Here are the email subjects of a few representative messages in my inbox:
- Good Afternoon
- ASTD April 2007 Newsletter
- Contact Info
- Directions to 2007 Support Staff Conference
- An Experiment
- 4 Steps to a Client-Attracting Web Presence
- Pet Sitting Rate Increase
- Your Crowne Plaza Hotel Reservation Confirmation
- If You Use WebI, Read This and Sign Up for Training
The vague ones (1, 3, 5, 6) give me no real idea what the message is about. I must open the message, and I won’t unless I have the time and interest to do so–especially if I do not know the writer.
The other subjects give me all the information I need to know how to handle the message (2, 4, 7-10). Even number 8, the bad news message about the pet sitter’s rate increase, is instantly clear about its purpose.
But 7 and 10 grab my attention. If I want to attract clients, I will open “4 Steps to a Client-Attracting Web Presence” (a message from marketer Steven Van Yoder) as soon as I can. The phrase “4 Steps” suggests I will get useful information to act on.
My favorite subject is number 10, “If You Use WebI, Read This and Sign Up for Training.” The email came from my friend Margaret, who sent it to me to share her success. She had labored over the message to 200 people at her company. Its purpose was to get people to sign up for a training program without phoning or emailing Margaret with questions.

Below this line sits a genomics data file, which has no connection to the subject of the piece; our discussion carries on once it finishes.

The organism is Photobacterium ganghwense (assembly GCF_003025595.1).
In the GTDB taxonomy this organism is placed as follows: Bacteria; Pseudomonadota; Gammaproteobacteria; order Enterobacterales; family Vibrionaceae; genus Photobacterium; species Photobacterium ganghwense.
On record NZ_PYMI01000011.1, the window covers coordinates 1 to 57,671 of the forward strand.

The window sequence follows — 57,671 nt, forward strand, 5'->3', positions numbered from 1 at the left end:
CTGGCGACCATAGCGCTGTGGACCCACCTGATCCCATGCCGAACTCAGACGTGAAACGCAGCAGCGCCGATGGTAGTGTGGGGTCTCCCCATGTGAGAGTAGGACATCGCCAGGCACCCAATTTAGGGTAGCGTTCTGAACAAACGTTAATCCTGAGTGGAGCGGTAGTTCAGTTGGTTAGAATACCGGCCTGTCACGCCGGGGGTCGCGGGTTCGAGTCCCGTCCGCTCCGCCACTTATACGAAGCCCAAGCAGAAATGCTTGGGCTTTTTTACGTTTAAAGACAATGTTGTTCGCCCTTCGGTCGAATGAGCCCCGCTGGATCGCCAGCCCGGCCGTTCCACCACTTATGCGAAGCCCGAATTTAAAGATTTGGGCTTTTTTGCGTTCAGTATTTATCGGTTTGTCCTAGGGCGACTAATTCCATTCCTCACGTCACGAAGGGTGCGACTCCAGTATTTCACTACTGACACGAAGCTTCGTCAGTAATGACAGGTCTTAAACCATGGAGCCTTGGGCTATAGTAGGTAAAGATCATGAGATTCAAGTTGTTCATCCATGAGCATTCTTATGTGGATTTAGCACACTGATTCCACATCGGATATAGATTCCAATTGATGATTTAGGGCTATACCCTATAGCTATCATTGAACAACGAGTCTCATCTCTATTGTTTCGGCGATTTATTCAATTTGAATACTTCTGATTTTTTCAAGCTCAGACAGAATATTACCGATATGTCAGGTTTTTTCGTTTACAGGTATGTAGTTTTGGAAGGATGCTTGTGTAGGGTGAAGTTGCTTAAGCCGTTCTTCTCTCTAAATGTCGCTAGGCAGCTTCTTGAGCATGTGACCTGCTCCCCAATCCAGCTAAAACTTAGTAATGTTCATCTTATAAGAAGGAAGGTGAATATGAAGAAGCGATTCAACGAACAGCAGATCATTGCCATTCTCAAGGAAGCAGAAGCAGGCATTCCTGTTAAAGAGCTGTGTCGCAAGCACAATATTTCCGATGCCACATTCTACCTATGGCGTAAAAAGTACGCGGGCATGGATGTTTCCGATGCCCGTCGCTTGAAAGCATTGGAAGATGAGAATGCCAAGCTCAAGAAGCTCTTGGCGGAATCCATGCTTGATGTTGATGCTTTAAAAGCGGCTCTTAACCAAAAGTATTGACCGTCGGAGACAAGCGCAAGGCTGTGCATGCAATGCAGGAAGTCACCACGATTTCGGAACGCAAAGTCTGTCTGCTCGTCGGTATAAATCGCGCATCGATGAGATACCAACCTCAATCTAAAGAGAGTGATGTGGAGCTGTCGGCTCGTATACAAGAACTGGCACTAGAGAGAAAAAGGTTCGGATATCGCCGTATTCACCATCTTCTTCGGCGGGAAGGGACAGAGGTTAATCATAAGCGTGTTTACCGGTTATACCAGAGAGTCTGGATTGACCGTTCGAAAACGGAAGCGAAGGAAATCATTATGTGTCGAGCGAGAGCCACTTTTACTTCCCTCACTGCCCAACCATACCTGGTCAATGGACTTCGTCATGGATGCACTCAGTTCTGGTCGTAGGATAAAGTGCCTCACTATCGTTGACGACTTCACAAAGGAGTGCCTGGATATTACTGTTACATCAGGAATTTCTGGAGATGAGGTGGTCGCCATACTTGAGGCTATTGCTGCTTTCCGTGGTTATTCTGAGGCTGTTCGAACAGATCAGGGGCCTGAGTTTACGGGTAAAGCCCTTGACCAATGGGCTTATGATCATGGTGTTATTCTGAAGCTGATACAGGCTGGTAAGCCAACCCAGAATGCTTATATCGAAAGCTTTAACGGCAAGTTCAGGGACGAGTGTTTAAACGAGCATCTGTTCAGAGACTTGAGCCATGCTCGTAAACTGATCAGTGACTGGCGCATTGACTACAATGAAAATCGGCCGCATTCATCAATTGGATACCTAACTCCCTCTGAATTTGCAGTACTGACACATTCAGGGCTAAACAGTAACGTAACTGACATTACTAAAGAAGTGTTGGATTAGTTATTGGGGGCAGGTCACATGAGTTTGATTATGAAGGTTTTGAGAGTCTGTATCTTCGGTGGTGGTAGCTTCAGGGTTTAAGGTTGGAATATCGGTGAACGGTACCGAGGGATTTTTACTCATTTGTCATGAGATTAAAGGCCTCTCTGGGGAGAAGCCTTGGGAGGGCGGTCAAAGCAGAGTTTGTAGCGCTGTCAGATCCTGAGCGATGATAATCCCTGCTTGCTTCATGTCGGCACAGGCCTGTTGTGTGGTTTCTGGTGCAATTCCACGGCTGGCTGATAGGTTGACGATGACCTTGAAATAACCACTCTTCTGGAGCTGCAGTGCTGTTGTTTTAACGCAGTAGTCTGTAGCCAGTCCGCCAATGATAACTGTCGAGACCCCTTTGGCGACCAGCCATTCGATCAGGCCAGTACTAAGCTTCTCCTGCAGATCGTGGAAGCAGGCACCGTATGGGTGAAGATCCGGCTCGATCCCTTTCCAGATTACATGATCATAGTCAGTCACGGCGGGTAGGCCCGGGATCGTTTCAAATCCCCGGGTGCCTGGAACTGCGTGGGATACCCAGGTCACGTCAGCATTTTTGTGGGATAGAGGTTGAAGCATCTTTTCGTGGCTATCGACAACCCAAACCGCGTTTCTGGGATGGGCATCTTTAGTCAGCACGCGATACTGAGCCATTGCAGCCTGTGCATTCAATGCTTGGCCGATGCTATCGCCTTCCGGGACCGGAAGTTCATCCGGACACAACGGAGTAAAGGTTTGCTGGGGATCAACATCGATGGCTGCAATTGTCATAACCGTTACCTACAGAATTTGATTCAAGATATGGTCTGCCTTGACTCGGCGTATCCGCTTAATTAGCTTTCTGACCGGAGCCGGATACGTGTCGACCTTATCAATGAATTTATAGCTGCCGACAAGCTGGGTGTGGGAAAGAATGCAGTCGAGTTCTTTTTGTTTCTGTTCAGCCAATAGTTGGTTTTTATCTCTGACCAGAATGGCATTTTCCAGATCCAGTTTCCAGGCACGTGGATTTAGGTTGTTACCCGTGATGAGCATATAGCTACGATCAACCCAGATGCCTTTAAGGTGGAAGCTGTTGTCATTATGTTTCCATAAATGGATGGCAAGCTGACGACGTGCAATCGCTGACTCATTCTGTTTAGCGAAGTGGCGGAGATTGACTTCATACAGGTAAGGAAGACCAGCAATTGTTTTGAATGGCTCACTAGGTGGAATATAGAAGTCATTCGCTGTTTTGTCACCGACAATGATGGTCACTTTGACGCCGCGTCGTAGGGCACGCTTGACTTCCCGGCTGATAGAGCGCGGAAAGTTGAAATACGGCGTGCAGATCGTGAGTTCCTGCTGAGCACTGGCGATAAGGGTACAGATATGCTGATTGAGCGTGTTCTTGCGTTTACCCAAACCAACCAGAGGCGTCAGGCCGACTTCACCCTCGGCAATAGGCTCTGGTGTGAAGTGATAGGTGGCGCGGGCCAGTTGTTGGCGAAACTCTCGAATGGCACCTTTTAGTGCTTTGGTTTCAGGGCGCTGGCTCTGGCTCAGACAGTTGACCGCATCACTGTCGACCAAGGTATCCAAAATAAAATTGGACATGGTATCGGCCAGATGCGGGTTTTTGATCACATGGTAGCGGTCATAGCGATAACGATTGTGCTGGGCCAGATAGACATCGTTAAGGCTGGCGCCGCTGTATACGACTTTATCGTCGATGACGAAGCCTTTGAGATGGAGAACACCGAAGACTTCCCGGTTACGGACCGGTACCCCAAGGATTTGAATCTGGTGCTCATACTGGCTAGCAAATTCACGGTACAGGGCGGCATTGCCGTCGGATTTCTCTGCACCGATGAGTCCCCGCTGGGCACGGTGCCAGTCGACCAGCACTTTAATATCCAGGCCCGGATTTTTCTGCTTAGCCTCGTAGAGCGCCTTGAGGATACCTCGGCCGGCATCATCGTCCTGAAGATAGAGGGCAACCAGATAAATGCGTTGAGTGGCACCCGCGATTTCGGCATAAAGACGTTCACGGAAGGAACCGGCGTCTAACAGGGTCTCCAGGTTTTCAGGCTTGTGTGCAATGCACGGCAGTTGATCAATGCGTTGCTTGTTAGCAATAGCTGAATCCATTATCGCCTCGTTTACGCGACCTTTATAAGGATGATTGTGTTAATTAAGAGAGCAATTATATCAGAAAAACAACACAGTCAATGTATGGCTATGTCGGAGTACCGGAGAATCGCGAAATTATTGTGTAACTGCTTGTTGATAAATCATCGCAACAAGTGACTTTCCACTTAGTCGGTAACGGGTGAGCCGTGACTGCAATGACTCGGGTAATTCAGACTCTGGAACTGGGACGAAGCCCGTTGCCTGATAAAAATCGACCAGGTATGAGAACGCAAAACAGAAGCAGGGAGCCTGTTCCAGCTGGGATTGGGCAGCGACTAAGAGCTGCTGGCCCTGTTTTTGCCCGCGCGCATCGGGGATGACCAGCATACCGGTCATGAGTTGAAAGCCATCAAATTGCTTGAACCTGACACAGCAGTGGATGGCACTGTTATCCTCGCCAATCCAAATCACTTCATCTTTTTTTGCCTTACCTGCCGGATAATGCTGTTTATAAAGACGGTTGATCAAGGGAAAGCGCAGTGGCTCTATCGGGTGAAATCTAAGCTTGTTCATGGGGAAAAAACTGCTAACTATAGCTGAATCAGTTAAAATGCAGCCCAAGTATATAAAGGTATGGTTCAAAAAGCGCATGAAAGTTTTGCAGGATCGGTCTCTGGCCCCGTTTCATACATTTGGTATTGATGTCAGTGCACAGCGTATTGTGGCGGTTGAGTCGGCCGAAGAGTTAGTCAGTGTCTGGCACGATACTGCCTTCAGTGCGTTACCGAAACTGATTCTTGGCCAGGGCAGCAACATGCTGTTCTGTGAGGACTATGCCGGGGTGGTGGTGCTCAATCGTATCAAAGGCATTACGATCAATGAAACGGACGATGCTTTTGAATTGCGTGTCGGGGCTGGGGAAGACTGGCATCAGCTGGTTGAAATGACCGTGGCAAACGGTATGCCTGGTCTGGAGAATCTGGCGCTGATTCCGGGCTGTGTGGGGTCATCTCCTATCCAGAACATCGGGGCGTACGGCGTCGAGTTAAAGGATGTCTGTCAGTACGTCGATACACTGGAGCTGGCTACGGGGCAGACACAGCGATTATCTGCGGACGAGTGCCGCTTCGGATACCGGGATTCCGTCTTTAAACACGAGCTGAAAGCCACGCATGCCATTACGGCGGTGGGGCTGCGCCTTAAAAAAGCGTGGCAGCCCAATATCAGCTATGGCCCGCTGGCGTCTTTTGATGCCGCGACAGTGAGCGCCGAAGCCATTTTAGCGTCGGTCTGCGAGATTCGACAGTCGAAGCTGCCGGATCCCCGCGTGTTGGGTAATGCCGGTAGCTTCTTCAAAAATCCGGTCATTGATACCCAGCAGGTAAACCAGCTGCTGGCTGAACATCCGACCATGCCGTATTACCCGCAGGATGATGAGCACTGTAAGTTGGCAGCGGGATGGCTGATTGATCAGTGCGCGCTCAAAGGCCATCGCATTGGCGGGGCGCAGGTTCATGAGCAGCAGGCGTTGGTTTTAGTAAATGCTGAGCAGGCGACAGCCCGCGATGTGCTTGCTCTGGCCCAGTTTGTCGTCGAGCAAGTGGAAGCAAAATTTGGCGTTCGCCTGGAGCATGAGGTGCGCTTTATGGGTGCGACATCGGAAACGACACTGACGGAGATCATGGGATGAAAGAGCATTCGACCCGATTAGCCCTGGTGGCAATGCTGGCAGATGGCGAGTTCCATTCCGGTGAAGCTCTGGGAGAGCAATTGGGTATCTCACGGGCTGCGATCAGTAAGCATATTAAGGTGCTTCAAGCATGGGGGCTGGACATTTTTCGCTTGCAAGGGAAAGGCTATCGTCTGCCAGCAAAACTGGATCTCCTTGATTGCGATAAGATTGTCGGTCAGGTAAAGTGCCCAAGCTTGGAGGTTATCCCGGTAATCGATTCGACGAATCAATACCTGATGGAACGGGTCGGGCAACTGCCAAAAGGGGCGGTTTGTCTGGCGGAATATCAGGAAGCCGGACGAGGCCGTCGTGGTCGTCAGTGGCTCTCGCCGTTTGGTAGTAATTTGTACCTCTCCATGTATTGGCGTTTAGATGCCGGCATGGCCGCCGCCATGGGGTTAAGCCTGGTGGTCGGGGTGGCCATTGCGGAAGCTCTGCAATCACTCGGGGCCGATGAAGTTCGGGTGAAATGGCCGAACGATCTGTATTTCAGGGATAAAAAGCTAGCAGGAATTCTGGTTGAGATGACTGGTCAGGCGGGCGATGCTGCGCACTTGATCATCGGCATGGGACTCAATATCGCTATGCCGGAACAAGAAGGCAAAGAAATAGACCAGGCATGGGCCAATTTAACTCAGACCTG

Success! Within 75 minutes, 53 people had signed up for training, and only one person had stopped her in the hallway to ask a casual question about it.
Margaret grabbed the right people with her subject (users of WebI), and she told them what to do: Read and Sign Up.
Although it is efficient to tell people what to do in your subject, it is not always necessary. In some cases–for example, the message whose subject is “Directions to 2007 Support Staff Conference”–what readers should do is clear without telling them to do it.
Your subject can make a big difference in your reader’s responses. I still haven’t opened the emails whose subjects are “Good Afternoon” and “An Experiment.”